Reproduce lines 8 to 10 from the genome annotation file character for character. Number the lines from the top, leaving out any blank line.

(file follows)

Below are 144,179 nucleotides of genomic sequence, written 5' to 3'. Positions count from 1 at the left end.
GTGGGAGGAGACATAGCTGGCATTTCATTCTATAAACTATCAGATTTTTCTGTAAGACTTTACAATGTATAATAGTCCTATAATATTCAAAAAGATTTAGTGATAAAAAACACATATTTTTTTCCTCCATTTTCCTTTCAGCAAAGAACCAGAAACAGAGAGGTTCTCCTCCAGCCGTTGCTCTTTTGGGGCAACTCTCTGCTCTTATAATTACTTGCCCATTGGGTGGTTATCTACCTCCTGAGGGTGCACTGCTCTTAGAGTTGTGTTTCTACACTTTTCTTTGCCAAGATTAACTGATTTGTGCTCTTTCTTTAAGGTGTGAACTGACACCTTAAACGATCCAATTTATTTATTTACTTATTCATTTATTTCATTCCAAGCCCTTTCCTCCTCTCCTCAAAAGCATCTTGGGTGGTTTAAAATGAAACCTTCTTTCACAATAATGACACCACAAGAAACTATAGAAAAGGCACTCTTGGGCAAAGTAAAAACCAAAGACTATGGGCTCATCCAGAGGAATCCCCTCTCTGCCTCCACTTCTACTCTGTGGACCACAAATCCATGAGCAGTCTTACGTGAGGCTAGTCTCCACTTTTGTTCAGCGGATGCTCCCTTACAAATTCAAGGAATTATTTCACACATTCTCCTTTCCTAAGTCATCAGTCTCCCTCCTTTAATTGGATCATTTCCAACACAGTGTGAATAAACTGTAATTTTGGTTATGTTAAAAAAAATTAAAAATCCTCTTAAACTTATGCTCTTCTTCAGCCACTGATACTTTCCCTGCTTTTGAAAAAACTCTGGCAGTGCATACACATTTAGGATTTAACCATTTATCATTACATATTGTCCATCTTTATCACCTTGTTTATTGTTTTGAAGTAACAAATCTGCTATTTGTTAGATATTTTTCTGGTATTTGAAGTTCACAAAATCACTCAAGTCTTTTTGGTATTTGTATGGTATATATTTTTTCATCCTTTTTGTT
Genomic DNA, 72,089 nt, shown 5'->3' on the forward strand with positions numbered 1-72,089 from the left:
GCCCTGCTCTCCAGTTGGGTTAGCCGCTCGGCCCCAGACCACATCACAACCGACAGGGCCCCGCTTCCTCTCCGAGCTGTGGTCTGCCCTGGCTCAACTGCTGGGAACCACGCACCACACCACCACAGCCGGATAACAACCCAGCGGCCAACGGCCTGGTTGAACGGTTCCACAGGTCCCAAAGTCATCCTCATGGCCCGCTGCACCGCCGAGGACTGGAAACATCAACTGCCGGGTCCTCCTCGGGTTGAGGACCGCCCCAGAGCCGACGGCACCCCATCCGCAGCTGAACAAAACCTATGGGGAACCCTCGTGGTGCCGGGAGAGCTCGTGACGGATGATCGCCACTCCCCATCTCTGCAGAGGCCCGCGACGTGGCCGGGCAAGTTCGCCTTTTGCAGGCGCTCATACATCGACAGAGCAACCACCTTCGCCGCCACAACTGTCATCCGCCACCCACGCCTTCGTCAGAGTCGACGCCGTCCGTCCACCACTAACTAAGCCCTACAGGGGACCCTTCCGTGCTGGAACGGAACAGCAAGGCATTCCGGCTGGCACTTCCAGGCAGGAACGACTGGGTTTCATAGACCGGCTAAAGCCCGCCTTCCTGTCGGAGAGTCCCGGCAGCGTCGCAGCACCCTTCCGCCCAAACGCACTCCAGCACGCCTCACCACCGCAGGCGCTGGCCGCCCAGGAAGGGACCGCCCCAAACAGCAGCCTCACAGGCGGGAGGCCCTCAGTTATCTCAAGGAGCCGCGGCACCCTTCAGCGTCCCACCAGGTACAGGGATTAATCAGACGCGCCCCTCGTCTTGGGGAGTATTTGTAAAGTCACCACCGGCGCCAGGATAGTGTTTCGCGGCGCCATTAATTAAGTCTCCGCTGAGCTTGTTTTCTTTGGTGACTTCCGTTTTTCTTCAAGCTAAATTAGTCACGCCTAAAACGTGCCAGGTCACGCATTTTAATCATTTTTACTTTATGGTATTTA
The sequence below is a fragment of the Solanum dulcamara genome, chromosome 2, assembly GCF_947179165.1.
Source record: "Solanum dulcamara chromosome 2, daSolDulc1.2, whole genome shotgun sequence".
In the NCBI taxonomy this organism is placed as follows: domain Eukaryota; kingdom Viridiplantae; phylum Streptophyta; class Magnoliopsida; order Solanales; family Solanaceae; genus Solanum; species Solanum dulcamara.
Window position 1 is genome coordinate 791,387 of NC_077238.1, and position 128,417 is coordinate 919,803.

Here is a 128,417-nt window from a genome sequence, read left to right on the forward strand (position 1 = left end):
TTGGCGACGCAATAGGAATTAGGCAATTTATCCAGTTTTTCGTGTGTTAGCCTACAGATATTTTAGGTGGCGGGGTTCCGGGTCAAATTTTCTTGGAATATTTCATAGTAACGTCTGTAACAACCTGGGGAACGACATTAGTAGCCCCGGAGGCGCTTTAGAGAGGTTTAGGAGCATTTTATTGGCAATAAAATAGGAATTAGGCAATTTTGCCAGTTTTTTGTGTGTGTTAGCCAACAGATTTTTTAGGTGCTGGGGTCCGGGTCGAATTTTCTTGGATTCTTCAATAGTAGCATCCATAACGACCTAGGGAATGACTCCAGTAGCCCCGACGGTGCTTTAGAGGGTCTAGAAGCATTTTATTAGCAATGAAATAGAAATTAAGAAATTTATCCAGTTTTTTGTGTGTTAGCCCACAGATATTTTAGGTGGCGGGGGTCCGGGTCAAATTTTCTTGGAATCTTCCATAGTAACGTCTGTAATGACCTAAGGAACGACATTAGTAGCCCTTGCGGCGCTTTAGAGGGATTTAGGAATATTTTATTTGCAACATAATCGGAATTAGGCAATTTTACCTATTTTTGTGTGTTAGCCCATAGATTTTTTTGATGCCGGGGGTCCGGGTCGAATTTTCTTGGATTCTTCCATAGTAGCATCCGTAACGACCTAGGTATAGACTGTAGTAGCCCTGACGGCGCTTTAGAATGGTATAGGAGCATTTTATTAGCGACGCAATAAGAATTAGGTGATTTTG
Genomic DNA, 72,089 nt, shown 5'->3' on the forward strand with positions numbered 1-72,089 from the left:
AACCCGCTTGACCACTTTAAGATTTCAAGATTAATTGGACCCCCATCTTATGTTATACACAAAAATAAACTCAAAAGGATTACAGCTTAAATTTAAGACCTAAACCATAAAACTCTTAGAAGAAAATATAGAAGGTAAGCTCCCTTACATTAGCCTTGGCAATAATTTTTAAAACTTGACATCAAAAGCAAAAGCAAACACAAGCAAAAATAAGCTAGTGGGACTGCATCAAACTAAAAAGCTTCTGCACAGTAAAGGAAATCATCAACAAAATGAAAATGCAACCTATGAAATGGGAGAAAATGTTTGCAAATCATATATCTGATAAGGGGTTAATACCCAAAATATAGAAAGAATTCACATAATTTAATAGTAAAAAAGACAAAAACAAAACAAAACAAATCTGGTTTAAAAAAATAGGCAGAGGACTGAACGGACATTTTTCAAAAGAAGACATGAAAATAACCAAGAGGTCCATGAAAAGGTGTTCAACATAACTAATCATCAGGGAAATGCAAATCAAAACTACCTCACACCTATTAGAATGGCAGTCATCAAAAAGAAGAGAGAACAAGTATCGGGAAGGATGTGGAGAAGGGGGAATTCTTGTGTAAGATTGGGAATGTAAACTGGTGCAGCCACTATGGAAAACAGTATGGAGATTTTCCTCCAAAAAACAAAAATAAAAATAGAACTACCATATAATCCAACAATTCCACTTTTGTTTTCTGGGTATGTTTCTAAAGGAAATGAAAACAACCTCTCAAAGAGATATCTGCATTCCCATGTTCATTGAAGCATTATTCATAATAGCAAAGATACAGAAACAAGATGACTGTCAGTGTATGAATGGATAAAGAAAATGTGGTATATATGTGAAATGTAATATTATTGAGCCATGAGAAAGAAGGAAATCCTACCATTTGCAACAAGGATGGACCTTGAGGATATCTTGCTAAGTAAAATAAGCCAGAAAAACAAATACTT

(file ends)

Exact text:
Window position 1 is genome coordinate 791,387 of NC_077238.1, and position 128,417 is coordinate 919,803.

Here is a 128,417-nt window from a genome sequence, read left to right on the forward strand (position 1 = left end):
TTGGCGACGCAATAGGAATTAGGCAATTTATCCAGTTTTTCGTGTGTTAGCCTACAGATATTTTAGGTGGCGGGGTTCCGGGTCAAATTTTCTTGGAATATTTCATAGTAACGTCTGTAACAACCTGGGGAACGACATTAGTAGCCCCGGAGGCGCTTTAGAGAGGTTTAGGAGCATTTTATTGGCAATAAAATAGGAATTAGGCAATTTTGCCAGTTTTTTGTGTGTGTTAGCCAACAGATTTTTTAGGTGCTGGGGTCCGGGTCGAATTTTCTTGGATTCTTCAATAGTAGCATCCATAACGACCTAGGGAATGACTCCAGTAGCCCCGACGGTGCTTTAGAGGGTCTAGAAGCATTTTATTAGCAATGAAATAGAAATTAAGAAATTTATCCAGTTTTTTGTGTGTTAGCCCACAGATATTTTAGGTGGCGGGGGTCCGGGTCAAATTTTCTTGGAATCTTCCATAGTAACGTCTGTAATGACCTAAGGAACGACATTAGTAGCCCTTGCGGCGCTTTAGAGGGATTTAGGAATATTTTATTTGCAACATAATCGGAATTAGGCAATTTTACCTATTTTTGTGTGTTAGCCCATAGATTTTTTTGATGCCGGGGGTCCGGGTCGAATTTTCTTGGATTCTTCCATAGTAGCATCCGTAACGACCTAGGTATAGACTGTAGTAGCCCTGACGGCGCTTTAGAATGGTATAGGAGCATTTTATTAGCGACGCAATAAGAATTAGGTGATTTTG